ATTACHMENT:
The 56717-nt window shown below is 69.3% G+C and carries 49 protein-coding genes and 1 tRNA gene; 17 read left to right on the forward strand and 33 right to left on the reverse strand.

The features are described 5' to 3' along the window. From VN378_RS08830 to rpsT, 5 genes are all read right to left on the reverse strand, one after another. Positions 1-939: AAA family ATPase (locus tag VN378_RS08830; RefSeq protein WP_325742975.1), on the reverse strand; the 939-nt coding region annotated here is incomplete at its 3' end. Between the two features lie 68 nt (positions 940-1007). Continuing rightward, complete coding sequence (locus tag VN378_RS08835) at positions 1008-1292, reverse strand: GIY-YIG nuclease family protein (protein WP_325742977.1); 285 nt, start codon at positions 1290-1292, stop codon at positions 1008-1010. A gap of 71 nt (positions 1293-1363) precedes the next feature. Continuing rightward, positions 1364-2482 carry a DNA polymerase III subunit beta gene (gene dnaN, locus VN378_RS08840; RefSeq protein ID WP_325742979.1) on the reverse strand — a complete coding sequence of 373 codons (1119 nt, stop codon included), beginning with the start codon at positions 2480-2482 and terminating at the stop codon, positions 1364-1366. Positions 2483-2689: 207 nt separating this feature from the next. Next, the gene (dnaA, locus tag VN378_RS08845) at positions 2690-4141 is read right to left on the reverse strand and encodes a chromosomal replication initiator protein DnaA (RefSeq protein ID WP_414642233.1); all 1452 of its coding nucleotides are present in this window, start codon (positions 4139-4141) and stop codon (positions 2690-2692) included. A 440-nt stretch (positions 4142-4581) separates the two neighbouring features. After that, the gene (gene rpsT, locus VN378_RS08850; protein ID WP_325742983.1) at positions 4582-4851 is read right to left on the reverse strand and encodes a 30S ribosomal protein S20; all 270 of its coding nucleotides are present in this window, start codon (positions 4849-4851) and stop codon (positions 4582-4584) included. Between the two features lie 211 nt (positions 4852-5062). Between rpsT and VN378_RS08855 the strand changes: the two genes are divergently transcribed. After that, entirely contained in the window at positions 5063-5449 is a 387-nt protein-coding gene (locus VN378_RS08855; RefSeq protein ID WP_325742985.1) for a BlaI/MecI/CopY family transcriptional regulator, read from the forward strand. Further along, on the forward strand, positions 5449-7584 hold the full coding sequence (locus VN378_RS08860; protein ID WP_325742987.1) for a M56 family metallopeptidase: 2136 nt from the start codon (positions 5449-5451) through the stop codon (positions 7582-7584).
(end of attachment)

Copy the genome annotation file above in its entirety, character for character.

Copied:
The 56717-nt window shown below is 69.3% G+C and carries 49 protein-coding genes and 1 tRNA gene; 17 read left to right on the forward strand and 33 right to left on the reverse strand.

The features are described 5' to 3' along the window. From VN378_RS08830 to rpsT, 5 genes are all read right to left on the reverse strand, one after another. Positions 1-939: AAA family ATPase (locus tag VN378_RS08830; RefSeq protein WP_325742975.1), on the reverse strand; the 939-nt coding region annotated here is incomplete at its 3' end. Between the two features lie 68 nt (positions 940-1007). Continuing rightward, complete coding sequence (locus tag VN378_RS08835) at positions 1008-1292, reverse strand: GIY-YIG nuclease family protein (protein WP_325742977.1); 285 nt, start codon at positions 1290-1292, stop codon at positions 1008-1010. A gap of 71 nt (positions 1293-1363) precedes the next feature. Continuing rightward, positions 1364-2482 carry a DNA polymerase III subunit beta gene (gene dnaN, locus VN378_RS08840; RefSeq protein ID WP_325742979.1) on the reverse strand — a complete coding sequence of 373 codons (1119 nt, stop codon included), beginning with the start codon at positions 2480-2482 and terminating at the stop codon, positions 1364-1366. Positions 2483-2689: 207 nt separating this feature from the next. Next, the gene (dnaA, locus tag VN378_RS08845) at positions 2690-4141 is read right to left on the reverse strand and encodes a chromosomal replication initiator protein DnaA (RefSeq protein ID WP_414642233.1); all 1452 of its coding nucleotides are present in this window, start codon (positions 4139-4141) and stop codon (positions 2690-2692) included. A 440-nt stretch (positions 4142-4581) separates the two neighbouring features. After that, the gene (gene rpsT, locus VN378_RS08850; protein ID WP_325742983.1) at positions 4582-4851 is read right to left on the reverse strand and encodes a 30S ribosomal protein S20; all 270 of its coding nucleotides are present in this window, start codon (positions 4849-4851) and stop codon (positions 4582-4584) included. Between the two features lie 211 nt (positions 4852-5062). Between rpsT and VN378_RS08855 the strand changes: the two genes are divergently transcribed. After that, entirely contained in the window at positions 5063-5449 is a 387-nt protein-coding gene (locus VN378_RS08855; RefSeq protein ID WP_325742985.1) for a BlaI/MecI/CopY family transcriptional regulator, read from the forward strand. Further along, on the forward strand, positions 5449-7584 hold the full coding sequence (locus VN378_RS08860; protein ID WP_325742987.1) for a M56 family metallopeptidase: 2136 nt from the start codon (positions 5449-5451) through the stop codon (positions 7582-7584).